Photo: Panorama retrieved
With a long editorial, Panorama, Maracaibo’s oldest newspaper, announced on May 14th that it would end its print edition. Even if they promised to continue working on their digital platforms, the statement read more like a long goodbye.
One after another, all Zulian newspapers have fallen to the hegemony. La Verdad, Versión Final, El Regional del Zulia and Qué Pasa are all gone, and the second largest Venezuelan city doesn’t have any papers to report the news, right in the middle of a brutal electricity shortage, which affects phone communications and internet connectivity. For many marabinos, Panorama was still the only option to be informed about what’s going on in their town, and around the world.
Yet Panorama seems committed to exculpate the government from the economic crisis that they blame as the reason for their forced pause, minimizing the role of the state controlling all newsprint purchases.
One after another, all Zulian newspapers have fallen to the hegemony.
As local journalist Jesús Urbina said on Twitter: “They saw the killer shooting at them and their only beef is that the gun wasn’t the right caliber.”
Urbina spoke with Caracas Chronicles to explain why Panorama was able to resist longer:
“First, they had a stronger economic muscle than their counterparts. Second, its editorial line allowed them to have a relationship with those in power, especially during the last 20 years, giving them advantages and protection.”
Founded in 1904, Panorama had circulation numbers that challenged those of Caracas’ main papers. Its tabloid-like coverage of crimes was notorious to the point that they were proud of being “the only paper that was read from the last page (where crime stories were published) to the front.” Seriously.
Panorama wasn’t much of a combative outlet but it wasn’t a propaganda mouthpiece either, like the state-owned papers or Últimas Noticias. They prefered to underplay issues like human rights abuses, with chairwoman Patricia Pineda Hernández saying “Panorama avoided self-censorship… but also passions and fanaticism.”
Its dominance in Zulia was partly owed to its very good relationship with those in power both in Maracaibo and in the capital, something that didn’t start with Chávez’s arrival to Miraflores.
Journalist Juan Carlos Zapata tells in his book “Plomo más plomo es guerra” how late Chairman-Editor, Esteban Pineda Belloso, got off the hook in the mid-90s banking crisis, thanks to his good relations. His economic influence was also diverse and helped crush any attempt of direct competition, at least until La Verdad came out, in 1998.
Panorama wasn’t much of a combative outlet but it wasn’t a propaganda mouthpiece either,.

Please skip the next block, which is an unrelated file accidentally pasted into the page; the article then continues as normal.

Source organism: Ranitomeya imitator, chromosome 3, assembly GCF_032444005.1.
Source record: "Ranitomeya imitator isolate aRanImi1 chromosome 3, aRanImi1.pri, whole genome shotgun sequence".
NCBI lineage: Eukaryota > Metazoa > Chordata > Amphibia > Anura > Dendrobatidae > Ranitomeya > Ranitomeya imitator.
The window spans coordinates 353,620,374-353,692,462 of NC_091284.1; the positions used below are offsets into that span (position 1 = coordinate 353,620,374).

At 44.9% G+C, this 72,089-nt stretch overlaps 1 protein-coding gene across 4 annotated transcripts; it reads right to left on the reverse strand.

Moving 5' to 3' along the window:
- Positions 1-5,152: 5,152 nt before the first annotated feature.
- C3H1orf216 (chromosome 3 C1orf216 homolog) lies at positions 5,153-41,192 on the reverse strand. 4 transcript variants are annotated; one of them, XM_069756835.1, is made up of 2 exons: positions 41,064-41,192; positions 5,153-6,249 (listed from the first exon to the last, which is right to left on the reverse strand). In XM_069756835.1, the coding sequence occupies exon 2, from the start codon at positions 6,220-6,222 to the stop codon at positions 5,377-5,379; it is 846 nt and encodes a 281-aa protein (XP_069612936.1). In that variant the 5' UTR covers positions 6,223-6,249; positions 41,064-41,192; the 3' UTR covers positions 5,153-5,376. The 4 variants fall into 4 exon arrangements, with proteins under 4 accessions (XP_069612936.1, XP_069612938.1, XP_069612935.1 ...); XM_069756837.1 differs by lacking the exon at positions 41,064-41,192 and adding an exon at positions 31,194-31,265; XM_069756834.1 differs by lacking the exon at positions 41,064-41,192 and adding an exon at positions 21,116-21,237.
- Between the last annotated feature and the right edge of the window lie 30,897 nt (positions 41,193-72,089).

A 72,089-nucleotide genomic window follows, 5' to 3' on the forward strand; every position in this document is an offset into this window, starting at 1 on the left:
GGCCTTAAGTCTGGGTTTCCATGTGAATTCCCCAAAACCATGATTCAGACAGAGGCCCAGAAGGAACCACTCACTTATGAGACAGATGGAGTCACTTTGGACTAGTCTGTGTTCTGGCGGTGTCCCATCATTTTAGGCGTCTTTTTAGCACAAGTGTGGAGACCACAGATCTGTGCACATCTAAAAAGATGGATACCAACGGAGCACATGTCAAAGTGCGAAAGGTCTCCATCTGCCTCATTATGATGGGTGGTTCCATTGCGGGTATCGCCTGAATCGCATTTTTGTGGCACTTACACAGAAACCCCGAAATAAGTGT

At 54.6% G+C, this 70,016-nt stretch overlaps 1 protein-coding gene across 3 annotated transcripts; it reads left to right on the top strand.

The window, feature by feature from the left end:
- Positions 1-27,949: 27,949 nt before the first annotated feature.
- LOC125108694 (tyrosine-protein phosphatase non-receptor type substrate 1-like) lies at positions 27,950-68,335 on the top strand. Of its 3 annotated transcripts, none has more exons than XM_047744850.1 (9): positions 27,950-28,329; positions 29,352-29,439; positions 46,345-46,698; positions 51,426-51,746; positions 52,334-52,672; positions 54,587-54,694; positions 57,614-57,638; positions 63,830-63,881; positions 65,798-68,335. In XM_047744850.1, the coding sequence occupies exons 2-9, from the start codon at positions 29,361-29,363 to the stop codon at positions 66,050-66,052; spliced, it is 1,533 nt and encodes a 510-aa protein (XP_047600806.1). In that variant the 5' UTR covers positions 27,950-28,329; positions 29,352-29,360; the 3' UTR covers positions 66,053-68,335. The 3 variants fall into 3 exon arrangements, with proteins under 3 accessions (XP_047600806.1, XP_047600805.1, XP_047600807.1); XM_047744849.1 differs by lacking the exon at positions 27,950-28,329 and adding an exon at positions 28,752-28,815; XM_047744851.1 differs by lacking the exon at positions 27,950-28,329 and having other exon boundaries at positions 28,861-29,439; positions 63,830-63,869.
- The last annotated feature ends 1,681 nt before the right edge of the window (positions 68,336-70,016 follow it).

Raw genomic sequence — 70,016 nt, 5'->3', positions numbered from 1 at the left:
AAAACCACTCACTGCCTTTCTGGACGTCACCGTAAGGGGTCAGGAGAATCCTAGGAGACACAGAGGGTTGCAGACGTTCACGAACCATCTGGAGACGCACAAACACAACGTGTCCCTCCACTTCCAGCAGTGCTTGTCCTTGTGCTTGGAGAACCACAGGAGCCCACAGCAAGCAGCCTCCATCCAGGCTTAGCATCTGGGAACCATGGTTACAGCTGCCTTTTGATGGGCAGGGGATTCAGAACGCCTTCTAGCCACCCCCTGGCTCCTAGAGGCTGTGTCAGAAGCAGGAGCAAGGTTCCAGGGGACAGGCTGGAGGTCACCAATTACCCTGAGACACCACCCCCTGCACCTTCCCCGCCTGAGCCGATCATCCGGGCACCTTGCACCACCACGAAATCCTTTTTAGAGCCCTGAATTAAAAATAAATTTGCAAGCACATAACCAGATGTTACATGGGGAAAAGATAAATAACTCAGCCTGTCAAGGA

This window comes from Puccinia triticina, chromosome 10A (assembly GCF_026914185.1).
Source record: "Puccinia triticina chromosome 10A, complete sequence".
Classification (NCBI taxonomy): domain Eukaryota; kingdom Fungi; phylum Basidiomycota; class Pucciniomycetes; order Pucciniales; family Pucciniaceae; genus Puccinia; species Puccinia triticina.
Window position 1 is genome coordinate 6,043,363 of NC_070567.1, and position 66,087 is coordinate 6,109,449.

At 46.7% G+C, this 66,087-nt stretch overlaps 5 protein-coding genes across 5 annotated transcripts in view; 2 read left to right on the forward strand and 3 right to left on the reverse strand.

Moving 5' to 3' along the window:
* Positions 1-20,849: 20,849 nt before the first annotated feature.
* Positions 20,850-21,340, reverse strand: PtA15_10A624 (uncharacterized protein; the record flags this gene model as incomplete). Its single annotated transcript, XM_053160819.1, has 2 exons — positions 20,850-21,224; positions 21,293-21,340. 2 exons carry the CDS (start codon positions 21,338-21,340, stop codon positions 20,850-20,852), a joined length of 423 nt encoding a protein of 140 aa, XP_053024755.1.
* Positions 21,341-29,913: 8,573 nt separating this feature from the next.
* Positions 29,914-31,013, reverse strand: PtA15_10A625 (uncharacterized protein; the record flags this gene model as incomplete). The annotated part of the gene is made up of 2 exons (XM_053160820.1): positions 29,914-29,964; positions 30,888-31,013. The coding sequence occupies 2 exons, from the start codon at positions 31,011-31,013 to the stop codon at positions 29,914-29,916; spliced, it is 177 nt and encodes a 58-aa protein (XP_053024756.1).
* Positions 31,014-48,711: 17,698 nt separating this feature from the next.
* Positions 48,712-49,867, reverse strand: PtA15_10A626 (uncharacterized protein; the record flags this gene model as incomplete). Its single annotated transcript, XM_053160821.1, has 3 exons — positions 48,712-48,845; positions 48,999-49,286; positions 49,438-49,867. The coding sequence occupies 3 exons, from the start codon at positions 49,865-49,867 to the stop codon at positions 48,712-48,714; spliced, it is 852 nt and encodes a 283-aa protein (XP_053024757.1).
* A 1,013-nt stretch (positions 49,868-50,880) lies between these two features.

But he didn’t get along with then governor Francisco Arias Cárdenas, pushing instead for Manuel Rosales (later elected when Arias unsuccessfully challenged Chávez in 2000). In 2004, Belloso served as mediator between the comandante eterno and Rosales (who signed the infamous Carmona decree back in April 2002, and was later crushed by Chávez in the 2006 election).
However, Arias eventually reconciled with Panorama once he rejoined chavismo and, last year, he went to the paper to denounce the attacks by the incumbent governor, Omar Prieto.
The paper allowed former Oil Minister/PDVSA Chairman Rafael Ramírez, now in exile and Maduro’s strongest chavista critic, to publish his Sunday opinion articles, which occupied an entire page. It was the only national outlet to provide major space to Ramírez.
He consultado al @diariopanorama durante casi 3 décadas, primero como lector regular y, luego, como editor de la competencia. Es evidente el giro editorial de sus portadas ante los varapalos sociales que estos meses han representado para Zulia. ¿Una muestra? Su portada de hoy. pic.twitter.com/0wgXFy6ubl
— Gustavo Ocando Alex (@gusocandoalex) April 5, 2019
Also, this recent cover from early April seemed to be a break from their typical editorial stance, in the wake of the terrible situation Zulia is suffering. Some saw it as a sign of a possible shift, but the ongoing electric crisis was the final straw for them instead, as costs of functioning while lacking newsprint made it all unsustainable. Sister tabloid Mi Diario shut down too.
Urbina says that the rapid demise of newspapers in Venezuela was supposed to happen a couple of decades from now, as futurist Ross Dawson pointed out in 2010. Instead, the forced disappearance of newspapers we’re witnessing here is the work of “an authoritarian regime who has worked all these years on ending plurality through more perfect mechanisms, just like they did in the radio-electric terrain.”